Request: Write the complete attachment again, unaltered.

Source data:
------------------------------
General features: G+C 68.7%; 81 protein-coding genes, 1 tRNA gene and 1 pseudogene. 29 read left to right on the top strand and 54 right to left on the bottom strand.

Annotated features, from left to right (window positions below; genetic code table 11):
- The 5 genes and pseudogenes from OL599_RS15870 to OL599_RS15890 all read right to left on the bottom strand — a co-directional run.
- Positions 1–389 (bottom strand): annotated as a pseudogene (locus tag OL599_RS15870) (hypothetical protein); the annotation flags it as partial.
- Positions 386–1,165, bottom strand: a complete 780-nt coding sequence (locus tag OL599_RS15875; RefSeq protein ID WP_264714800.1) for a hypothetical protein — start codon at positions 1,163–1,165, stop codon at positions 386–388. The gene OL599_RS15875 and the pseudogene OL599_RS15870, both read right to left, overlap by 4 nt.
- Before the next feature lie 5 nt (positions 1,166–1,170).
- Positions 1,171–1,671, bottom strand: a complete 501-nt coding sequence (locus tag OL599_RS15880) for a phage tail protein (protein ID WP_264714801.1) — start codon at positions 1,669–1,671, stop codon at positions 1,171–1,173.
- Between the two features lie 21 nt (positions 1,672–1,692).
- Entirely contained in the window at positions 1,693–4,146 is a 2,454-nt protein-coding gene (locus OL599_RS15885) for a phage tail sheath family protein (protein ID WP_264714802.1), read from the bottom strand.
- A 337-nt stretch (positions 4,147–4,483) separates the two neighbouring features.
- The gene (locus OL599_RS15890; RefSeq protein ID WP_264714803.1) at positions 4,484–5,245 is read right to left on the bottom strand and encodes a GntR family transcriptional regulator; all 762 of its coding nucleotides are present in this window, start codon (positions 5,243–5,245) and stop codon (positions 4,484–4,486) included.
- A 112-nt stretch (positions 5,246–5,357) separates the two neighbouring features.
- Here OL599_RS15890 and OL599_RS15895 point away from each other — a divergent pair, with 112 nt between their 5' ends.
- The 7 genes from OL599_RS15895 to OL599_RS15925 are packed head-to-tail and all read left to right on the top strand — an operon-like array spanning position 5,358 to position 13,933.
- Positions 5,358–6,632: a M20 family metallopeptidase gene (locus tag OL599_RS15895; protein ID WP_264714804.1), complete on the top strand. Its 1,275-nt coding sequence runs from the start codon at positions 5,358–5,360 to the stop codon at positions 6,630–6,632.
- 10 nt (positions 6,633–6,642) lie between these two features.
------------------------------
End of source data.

General features: G+C 68.7%; 81 protein-coding genes, 1 tRNA gene and 1 pseudogene. 29 read left to right on the top strand and 54 right to left on the bottom strand.

Annotated features, from left to right (window positions below; genetic code table 11):
- The 5 genes and pseudogenes from OL599_RS15870 to OL599_RS15890 all read right to left on the bottom strand — a co-directional run.
- Positions 1–389 (bottom strand): annotated as a pseudogene (locus tag OL599_RS15870) (hypothetical protein); the annotation flags it as partial.
- Positions 386–1,165, bottom strand: a complete 780-nt coding sequence (locus tag OL599_RS15875; RefSeq protein ID WP_264714800.1) for a hypothetical protein — start codon at positions 1,163–1,165, stop codon at positions 386–388. The gene OL599_RS15875 and the pseudogene OL599_RS15870, both read right to left, overlap by 4 nt.
- Before the next feature lie 5 nt (positions 1,166–1,170).
- Positions 1,171–1,671, bottom strand: a complete 501-nt coding sequence (locus tag OL599_RS15880) for a phage tail protein (protein ID WP_264714801.1) — start codon at positions 1,669–1,671, stop codon at positions 1,171–1,173.
- Between the two features lie 21 nt (positions 1,672–1,692).
- Entirely contained in the window at positions 1,693–4,146 is a 2,454-nt protein-coding gene (locus OL599_RS15885) for a phage tail sheath family protein (protein ID WP_264714802.1), read from the bottom strand.
- A 337-nt stretch (positions 4,147–4,483) separates the two neighbouring features.
- The gene (locus OL599_RS15890; RefSeq protein ID WP_264714803.1) at positions 4,484–5,245 is read right to left on the bottom strand and encodes a GntR family transcriptional regulator; all 762 of its coding nucleotides are present in this window, start codon (positions 5,243–5,245) and stop codon (positions 4,484–4,486) included.
- A 112-nt stretch (positions 5,246–5,357) separates the two neighbouring features.
- Here OL599_RS15890 and OL599_RS15895 point away from each other — a divergent pair, with 112 nt between their 5' ends.
- The 7 genes from OL599_RS15895 to OL599_RS15925 are packed head-to-tail and all read left to right on the top strand — an operon-like array spanning position 5,358 to position 13,933.
- Positions 5,358–6,632: a M20 family metallopeptidase gene (locus tag OL599_RS15895; protein ID WP_264714804.1), complete on the top strand. Its 1,275-nt coding sequence runs from the start codon at positions 5,358–5,360 to the stop codon at positions 6,630–6,632.
- 10 nt (positions 6,633–6,642) lie between these two features.